jcgadfly wrote:
If you are more enlightened thatn I thought and realize that the gospels weren't written by the guys they were named after, good on you and I apologize for the misreading.

there's a possibility I admit that Matthew was not the author of the Gospel of Matthew, but it's a bit more likely that he was in fact the author (after all matthean authorship would best explain the internal evidence and the much later christian traditions surrounding authorship). Mark and Luke were most likely written by Mark and Luke though.

jcgadfly wrote:
If it was such a widely taught oral tradition, though, surely they'd have run into someone who was literate?

The apostles were for the most part literate, but as I noted above, writing served to supplement oral tradition.

jcgadfly wrote:
Unless we go back to the gnostic thing and you had to be an initiate into the mysteries and hold them secret (which again would violate their master's command)?

here's the major problem, the Christians were not a mystery religion, they preached their doctrines from the rooftops.

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mig_killer2 wrote:jcgadfly

mig_killer2 wrote:

jcgadfly wrote:

You mean that the apostles believed that they had spent time with the son of God and wanted to keep it to themselves? Even though that same person commanded them to "Go into all the world and preach the good news to all creation. Whoever believes and is baptized will be saved, but whoever does not believe will be condemned." Why would they intentionally violate their teacher's commands?

how the hell would I know the mindset of the apostles? regardless, this is perfectly consistent with the record we have from Acts, not all the apostles went and preached to large multitudes like Paul did. Only after 20 or so years did they decide to record their teachings in writing.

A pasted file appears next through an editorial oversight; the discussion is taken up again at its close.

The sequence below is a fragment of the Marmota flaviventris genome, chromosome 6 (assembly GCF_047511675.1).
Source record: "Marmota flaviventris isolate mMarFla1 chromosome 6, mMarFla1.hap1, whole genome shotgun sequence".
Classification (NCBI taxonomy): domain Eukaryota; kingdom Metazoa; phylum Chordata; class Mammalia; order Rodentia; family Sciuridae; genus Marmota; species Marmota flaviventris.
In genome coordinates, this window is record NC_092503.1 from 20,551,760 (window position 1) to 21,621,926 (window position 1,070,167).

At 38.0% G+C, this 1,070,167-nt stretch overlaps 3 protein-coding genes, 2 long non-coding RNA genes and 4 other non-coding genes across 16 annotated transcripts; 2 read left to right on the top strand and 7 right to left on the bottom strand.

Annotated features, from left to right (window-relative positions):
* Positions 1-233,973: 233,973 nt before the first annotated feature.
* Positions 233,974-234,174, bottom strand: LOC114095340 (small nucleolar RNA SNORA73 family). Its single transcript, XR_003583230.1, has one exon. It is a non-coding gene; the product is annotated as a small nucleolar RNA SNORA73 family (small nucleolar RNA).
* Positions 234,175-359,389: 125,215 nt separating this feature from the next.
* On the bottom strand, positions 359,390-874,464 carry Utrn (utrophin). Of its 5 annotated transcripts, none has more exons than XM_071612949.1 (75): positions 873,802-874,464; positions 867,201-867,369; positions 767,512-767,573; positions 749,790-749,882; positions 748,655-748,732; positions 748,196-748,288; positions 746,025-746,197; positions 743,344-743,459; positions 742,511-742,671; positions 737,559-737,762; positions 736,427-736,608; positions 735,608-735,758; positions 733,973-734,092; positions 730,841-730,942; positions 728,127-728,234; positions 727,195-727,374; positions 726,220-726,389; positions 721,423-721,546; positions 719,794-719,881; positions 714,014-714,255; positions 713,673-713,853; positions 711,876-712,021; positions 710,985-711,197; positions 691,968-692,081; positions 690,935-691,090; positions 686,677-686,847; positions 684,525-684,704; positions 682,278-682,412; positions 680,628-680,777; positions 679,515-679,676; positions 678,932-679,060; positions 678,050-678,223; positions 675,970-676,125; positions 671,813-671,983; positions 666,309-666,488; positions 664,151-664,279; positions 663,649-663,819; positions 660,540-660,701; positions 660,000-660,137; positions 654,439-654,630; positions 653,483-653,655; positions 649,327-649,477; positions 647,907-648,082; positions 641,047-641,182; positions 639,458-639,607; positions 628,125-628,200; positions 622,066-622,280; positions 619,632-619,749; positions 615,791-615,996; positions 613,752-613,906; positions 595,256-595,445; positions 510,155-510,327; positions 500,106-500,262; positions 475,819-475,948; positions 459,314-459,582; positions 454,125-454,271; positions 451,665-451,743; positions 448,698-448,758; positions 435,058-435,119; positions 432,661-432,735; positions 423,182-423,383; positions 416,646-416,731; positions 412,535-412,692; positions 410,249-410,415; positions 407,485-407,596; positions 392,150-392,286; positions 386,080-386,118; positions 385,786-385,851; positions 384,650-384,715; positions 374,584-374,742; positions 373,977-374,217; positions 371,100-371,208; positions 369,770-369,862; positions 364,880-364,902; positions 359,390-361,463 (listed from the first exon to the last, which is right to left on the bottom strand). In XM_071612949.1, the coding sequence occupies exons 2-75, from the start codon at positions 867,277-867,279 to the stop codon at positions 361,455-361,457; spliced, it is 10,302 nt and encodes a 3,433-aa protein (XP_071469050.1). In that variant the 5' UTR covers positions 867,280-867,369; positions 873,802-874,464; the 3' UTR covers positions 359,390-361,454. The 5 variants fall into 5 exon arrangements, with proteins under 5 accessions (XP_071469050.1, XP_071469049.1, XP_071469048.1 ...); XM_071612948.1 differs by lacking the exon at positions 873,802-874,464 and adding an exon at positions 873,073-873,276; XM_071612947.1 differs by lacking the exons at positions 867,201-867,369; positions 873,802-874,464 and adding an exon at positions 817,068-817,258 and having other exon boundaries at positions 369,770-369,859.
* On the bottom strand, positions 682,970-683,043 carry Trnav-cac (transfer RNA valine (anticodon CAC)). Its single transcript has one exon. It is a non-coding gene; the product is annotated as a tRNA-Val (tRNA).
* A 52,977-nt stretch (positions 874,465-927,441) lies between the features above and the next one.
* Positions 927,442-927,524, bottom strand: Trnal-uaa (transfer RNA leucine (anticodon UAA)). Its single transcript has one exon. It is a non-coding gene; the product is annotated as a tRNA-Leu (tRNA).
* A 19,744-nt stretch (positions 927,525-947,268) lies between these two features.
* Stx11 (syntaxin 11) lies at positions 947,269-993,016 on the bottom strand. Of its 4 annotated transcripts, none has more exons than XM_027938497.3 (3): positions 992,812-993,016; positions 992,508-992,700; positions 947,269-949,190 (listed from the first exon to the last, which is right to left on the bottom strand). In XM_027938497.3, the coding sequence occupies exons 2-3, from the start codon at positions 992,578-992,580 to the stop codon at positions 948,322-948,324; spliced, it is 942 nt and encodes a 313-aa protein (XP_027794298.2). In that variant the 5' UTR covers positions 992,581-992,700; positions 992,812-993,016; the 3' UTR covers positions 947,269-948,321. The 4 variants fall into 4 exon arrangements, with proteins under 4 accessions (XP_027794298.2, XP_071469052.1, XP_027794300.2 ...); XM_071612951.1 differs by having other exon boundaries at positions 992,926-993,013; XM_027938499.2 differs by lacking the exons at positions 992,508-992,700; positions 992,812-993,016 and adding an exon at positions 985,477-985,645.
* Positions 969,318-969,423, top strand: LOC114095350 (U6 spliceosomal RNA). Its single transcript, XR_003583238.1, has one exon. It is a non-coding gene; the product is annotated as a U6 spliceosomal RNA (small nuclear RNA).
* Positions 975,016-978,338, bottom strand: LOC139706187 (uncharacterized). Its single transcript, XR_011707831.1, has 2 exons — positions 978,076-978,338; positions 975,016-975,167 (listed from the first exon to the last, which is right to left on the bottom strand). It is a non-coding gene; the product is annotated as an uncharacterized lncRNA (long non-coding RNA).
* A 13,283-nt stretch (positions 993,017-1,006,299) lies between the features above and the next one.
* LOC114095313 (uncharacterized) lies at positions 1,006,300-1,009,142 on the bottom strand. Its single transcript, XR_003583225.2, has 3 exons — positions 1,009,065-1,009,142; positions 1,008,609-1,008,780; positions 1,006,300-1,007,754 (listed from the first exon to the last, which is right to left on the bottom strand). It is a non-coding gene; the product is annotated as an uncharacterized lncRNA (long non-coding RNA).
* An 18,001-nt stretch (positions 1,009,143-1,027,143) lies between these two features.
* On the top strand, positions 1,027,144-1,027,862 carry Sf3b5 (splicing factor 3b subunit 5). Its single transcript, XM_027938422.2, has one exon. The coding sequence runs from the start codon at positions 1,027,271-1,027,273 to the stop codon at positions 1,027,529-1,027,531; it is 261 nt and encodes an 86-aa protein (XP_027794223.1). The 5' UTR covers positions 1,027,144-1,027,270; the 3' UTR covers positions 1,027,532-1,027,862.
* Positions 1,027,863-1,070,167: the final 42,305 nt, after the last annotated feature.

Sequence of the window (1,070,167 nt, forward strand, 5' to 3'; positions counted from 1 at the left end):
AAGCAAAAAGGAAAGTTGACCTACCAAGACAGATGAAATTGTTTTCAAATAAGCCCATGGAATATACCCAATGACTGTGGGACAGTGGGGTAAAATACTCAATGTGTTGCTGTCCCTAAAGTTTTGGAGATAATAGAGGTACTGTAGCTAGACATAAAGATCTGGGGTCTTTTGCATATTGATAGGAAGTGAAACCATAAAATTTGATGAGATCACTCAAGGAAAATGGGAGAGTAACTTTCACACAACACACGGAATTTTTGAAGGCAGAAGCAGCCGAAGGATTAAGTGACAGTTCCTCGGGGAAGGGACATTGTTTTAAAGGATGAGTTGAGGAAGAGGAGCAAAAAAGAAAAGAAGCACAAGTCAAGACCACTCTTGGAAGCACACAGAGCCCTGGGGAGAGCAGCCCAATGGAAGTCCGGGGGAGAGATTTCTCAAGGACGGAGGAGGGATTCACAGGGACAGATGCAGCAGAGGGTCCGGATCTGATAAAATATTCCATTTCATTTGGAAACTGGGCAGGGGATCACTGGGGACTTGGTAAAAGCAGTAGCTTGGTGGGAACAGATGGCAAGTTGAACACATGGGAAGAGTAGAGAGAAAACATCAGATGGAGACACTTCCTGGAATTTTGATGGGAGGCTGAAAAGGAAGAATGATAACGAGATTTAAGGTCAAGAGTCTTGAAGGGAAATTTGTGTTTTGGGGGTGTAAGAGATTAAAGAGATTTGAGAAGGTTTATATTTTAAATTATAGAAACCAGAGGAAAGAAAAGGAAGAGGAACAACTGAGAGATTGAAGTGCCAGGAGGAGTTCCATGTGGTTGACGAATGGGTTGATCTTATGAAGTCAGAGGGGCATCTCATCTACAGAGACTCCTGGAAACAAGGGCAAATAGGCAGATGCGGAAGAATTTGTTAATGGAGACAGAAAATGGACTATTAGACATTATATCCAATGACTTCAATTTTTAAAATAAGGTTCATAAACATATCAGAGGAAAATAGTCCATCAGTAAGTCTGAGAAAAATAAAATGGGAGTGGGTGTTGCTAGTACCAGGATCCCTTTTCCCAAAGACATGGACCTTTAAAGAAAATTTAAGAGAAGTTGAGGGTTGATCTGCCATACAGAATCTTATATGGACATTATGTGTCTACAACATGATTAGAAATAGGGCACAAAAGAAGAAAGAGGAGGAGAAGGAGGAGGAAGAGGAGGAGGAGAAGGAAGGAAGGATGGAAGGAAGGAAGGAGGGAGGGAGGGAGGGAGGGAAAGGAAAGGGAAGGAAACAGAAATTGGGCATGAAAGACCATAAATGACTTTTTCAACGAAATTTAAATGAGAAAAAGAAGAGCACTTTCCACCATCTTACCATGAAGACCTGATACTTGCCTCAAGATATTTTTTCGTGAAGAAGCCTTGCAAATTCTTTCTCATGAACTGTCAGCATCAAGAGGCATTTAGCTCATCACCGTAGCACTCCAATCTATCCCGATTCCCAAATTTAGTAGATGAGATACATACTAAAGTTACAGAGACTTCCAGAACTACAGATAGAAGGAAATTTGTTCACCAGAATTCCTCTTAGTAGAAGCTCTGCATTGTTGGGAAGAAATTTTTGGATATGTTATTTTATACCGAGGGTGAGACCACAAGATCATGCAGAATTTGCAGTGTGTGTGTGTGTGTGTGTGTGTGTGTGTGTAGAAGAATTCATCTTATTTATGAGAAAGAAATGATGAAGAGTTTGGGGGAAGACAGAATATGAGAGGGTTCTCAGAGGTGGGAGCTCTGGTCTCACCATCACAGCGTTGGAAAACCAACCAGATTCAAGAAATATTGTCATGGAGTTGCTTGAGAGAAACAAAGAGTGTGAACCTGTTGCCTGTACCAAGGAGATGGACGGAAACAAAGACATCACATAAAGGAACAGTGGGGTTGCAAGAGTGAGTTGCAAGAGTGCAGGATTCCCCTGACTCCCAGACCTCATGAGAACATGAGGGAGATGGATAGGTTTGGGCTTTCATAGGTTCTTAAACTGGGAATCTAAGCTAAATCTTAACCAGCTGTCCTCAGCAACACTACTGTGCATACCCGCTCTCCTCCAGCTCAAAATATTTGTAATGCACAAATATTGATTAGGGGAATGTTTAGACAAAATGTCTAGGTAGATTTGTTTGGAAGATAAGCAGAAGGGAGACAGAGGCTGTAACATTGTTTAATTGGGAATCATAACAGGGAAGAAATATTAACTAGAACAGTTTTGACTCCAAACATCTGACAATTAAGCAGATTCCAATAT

Doesn't that make it far more likely that Christianity was a Pauline construct that the gospel writers tried to harmonize later? Otherwise why wait twenty years before getting around to acknowledging your master?

jcgadfly wrote:
Could it be that they were more gnostic than you're giving them credit for?

nope. the evidence we have indicates that gnosticism is a later syncretism of Christianity, Judaism, and Platonist dualism between the material world and the higher spiritual world.

Accepted, though they could have embraced the concepts without knowing the name

jcgadfly wrote:
That they knew that Jesus was a spiritual concept and not a physical person?

sorry. 1 Thessalonians 2:13-16 clearly shows Paul's own belief that Jesus was a historical individual.

That Paul never met - that does far more for Paul making up the Jesus character from cobbling others together.

jcgadfly wrote:
That they're patterned their stories after other myths and created a character based on a rabbi they liked?

nope, sorry. 1st century palestinian jews were not exactly open to religious syncretism (see my discussion with Rook Hawkins in the Atheist vs. Theist board, rook has yet to respond to my points against his points for Christianity being a product of religious syncretism), hence the burden of proof would be on you. the magic wond of doubt does not make your hypothesis any more plausible.